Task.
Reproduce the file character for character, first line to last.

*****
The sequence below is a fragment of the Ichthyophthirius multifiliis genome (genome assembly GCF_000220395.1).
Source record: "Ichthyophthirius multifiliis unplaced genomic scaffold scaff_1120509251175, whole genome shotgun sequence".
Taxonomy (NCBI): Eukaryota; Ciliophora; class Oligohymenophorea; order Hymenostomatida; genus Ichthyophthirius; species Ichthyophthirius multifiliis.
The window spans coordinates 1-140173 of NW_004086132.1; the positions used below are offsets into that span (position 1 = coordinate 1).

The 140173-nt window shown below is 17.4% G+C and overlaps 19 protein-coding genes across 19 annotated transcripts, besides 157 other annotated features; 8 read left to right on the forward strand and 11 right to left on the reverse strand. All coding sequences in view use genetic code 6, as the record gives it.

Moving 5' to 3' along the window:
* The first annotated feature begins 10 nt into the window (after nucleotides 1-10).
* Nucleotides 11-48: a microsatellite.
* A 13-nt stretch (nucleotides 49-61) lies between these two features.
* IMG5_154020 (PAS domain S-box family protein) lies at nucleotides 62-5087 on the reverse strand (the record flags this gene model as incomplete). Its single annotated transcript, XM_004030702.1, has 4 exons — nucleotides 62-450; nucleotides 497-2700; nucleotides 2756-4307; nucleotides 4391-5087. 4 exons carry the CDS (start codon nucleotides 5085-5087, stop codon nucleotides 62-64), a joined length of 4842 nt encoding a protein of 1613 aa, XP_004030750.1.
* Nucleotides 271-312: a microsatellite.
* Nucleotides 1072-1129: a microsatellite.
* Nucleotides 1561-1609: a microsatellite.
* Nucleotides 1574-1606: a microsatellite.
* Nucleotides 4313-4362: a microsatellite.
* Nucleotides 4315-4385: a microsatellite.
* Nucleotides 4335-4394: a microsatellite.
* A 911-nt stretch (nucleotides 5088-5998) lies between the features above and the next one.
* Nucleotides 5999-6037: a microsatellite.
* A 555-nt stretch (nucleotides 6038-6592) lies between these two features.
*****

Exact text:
The sequence below is a fragment of the Ichthyophthirius multifiliis genome (genome assembly GCF_000220395.1).
Source record: "Ichthyophthirius multifiliis unplaced genomic scaffold scaff_1120509251175, whole genome shotgun sequence".
Taxonomy (NCBI): Eukaryota; Ciliophora; class Oligohymenophorea; order Hymenostomatida; genus Ichthyophthirius; species Ichthyophthirius multifiliis.
The window spans coordinates 1-140173 of NW_004086132.1; the positions used below are offsets into that span (position 1 = coordinate 1).

The 140173-nt window shown below is 17.4% G+C and overlaps 19 protein-coding genes across 19 annotated transcripts, besides 157 other annotated features; 8 read left to right on the forward strand and 11 right to left on the reverse strand. All coding sequences in view use genetic code 6, as the record gives it.

Moving 5' to 3' along the window:
* The first annotated feature begins 10 nt into the window (after nucleotides 1-10).
* Nucleotides 11-48: a microsatellite.
* A 13-nt stretch (nucleotides 49-61) lies between these two features.
* IMG5_154020 (PAS domain S-box family protein) lies at nucleotides 62-5087 on the reverse strand (the record flags this gene model as incomplete). Its single annotated transcript, XM_004030702.1, has 4 exons — nucleotides 62-450; nucleotides 497-2700; nucleotides 2756-4307; nucleotides 4391-5087. 4 exons carry the CDS (start codon nucleotides 5085-5087, stop codon nucleotides 62-64), a joined length of 4842 nt encoding a protein of 1613 aa, XP_004030750.1.
* Nucleotides 271-312: a microsatellite.
* Nucleotides 1072-1129: a microsatellite.
* Nucleotides 1561-1609: a microsatellite.
* Nucleotides 1574-1606: a microsatellite.
* Nucleotides 4313-4362: a microsatellite.
* Nucleotides 4315-4385: a microsatellite.
* Nucleotides 4335-4394: a microsatellite.
* A 911-nt stretch (nucleotides 5088-5998) lies between the features above and the next one.
* Nucleotides 5999-6037: a microsatellite.
* A 555-nt stretch (nucleotides 6038-6592) lies between these two features.